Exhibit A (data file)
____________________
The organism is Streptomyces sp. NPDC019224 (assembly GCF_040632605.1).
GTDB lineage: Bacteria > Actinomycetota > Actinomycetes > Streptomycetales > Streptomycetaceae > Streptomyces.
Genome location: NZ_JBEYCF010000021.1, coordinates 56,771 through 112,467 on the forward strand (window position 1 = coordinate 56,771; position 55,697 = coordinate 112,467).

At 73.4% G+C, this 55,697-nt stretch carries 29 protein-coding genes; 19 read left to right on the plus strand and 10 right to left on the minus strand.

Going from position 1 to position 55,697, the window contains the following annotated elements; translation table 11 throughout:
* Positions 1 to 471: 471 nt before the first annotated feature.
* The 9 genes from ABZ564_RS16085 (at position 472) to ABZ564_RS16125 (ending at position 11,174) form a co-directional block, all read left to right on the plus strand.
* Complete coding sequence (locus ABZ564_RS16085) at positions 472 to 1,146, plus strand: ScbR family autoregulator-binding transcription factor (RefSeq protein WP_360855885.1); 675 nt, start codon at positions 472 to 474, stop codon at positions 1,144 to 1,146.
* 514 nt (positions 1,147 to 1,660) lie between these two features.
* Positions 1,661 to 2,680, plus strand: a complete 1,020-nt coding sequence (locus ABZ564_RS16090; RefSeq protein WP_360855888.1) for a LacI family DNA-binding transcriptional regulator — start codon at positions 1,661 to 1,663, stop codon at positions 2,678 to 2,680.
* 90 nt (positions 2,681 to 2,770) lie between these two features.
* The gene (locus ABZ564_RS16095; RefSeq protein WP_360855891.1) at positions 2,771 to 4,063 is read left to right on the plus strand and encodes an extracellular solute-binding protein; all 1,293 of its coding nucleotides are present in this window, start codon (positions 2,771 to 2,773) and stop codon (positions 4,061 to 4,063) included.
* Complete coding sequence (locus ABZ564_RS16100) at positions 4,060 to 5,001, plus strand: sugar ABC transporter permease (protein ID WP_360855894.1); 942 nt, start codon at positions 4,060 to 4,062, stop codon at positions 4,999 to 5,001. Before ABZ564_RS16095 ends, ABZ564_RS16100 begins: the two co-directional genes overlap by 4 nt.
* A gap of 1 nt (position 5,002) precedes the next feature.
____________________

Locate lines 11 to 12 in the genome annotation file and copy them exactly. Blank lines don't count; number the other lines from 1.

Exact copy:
* 90 nt (positions 2,681 to 2,770) lie between these two features.
* The gene (locus ABZ564_RS16095; RefSeq protein WP_360855891.1) at positions 2,771 to 4,063 is read left to right on the plus strand and encodes an extracellular solute-binding protein; all 1,293 of its coding nucleotides are present in this window, start codon (positions 2,771 to 2,773) and stop codon (positions 4,061 to 4,063) included.